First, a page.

Each piece behaves like a full animal; the front of the tail fragment will start acting like a head.

Each piece will regenerate a complete body, regrowing a brain if needed

This piece begins with an animal ripping itself in two. And then it gets weird. theatlantic.com/science/archiv…
It’s an enormous if temporary relief to be writing a weird-nature story again theatlantic.com/science/archiv…
Read 5 tweets
2 Oct
This is the introductory essay that I wrote for the Best American Science & Nature Writing Anthology, which I edited this year. (Out Oct 12)

It’s about what it means to be a science writer, and how the pandemic changed the way I think about the field.

Here’s the anthology, which you can preorder. I’m so proud of this selection and the 26 amazing writers whose pieces are featured. bookshop.org/books/the-best…
Also I wrote this essay in February, while still on book leave. It’s interesting how much it thematically overlaps with the piece I wrote this week, down to the Virchow ref and the germ theory bit. I promise this isn’t suddenly a Virchow stan account.

Read 4 tweets
29 Sep
🚨Here's my new piece about our great challenge—control this pandemic while ALSO averting the next. For centuries, the US has been stuck in a Sisyphean cycle of panic & neglect. It can break that loop, but the window of opportunity is already closing. 1/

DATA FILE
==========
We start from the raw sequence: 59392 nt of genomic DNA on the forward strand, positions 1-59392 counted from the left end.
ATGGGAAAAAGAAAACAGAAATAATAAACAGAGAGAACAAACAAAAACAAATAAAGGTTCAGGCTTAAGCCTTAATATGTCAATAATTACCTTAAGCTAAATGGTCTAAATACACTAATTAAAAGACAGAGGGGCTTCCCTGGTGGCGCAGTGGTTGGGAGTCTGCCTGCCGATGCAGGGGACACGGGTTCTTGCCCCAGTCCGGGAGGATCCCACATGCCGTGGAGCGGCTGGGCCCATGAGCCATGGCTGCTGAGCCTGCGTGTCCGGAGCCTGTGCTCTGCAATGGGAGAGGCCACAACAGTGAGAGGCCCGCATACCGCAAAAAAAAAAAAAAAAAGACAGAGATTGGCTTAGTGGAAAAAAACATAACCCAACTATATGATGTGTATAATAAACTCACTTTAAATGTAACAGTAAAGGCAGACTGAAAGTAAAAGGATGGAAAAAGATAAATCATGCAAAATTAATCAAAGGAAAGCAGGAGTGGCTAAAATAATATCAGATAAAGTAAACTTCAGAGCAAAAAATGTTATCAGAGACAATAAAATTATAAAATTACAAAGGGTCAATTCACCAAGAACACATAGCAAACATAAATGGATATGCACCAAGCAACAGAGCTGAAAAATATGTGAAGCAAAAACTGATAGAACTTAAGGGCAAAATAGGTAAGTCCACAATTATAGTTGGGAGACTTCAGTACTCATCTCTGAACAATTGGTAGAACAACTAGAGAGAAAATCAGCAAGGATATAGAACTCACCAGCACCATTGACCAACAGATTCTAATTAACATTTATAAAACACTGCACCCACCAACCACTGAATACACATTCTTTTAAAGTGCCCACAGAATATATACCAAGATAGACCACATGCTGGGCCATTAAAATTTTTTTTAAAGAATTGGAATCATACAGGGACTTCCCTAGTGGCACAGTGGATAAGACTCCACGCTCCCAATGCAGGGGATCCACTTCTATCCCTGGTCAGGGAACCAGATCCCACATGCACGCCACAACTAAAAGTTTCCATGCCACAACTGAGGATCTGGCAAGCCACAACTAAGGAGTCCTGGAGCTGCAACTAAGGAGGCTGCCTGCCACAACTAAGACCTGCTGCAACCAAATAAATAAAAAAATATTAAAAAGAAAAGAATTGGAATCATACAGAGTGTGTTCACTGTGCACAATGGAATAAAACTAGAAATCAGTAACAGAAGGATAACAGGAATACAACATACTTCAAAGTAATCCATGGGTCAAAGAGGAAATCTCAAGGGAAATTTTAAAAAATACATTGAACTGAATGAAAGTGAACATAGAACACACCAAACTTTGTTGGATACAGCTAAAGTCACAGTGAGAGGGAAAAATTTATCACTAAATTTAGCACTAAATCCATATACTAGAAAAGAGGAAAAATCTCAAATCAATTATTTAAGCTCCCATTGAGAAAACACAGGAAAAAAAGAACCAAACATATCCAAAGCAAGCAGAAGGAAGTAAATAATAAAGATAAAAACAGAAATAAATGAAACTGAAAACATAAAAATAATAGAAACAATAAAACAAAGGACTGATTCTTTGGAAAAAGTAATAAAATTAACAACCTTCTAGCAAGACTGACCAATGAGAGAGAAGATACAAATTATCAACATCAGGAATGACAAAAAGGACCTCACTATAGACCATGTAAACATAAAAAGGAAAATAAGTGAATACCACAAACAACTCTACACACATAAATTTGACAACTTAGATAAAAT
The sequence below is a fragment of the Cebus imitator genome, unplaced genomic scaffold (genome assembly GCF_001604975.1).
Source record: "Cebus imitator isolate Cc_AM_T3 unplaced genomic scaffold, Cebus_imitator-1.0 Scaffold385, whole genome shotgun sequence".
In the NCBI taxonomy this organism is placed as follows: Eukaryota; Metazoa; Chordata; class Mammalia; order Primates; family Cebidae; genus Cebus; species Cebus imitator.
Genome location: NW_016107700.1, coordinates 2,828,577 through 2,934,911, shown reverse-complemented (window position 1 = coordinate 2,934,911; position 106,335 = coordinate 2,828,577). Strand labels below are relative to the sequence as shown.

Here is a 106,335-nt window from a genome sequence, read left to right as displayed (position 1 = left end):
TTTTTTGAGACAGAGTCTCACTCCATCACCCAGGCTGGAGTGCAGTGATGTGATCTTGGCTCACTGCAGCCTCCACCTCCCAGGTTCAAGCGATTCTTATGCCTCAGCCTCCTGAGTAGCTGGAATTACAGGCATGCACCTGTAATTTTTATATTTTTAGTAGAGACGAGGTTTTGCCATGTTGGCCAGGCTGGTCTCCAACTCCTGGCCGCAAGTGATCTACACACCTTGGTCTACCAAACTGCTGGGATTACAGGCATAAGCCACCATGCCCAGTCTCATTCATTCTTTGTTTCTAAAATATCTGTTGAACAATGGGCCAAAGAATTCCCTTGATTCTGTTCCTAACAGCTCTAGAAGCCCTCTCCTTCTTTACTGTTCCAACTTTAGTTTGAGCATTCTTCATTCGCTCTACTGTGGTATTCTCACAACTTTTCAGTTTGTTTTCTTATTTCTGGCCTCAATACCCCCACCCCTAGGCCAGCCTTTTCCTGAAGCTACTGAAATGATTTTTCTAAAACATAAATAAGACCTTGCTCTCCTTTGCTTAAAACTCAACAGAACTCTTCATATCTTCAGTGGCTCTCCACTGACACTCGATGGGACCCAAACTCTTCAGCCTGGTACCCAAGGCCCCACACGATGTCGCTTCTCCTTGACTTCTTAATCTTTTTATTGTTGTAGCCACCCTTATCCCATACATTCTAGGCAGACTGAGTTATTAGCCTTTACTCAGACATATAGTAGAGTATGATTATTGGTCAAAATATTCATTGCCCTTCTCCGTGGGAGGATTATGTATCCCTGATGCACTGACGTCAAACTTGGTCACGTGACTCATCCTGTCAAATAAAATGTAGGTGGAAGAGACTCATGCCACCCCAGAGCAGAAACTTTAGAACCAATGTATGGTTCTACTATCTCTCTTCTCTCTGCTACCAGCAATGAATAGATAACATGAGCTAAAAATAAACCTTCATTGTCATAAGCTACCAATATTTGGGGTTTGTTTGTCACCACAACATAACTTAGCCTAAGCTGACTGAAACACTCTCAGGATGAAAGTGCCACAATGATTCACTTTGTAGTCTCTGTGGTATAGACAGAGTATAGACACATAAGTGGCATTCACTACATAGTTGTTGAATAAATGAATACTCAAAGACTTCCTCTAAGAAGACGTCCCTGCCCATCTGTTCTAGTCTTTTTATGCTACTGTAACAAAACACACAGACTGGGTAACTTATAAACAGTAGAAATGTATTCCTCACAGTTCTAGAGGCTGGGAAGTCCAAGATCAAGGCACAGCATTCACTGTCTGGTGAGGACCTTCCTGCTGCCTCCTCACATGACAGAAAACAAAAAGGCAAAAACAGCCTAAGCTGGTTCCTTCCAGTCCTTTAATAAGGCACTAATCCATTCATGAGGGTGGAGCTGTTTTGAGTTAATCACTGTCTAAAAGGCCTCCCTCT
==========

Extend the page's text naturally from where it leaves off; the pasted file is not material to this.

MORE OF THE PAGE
The opening chapter of the next pandemic is being written right now. I know, I know. Next one?! Can’t we get through this one first? No, sadly, we can't. History tells us we don't have time. Learn from the past immediately, or repeat it imminently. 2/
In some ways, Delta was an audition for the next pandemic--and one that we flubbed. Many of the actions we took this spring were headlong dives into the neglect phase of the cycle. This is a warning about how swiftly complacency can set in. 3/
Read 10 tweets
1 Sep
🚨I wrote a new piece about long-COVID, its future, and what long-haulers want.

The biomedical community is paying more attention but research is slow & often disregards the vast expertise that long-haulers have amassed about their own condition. 1/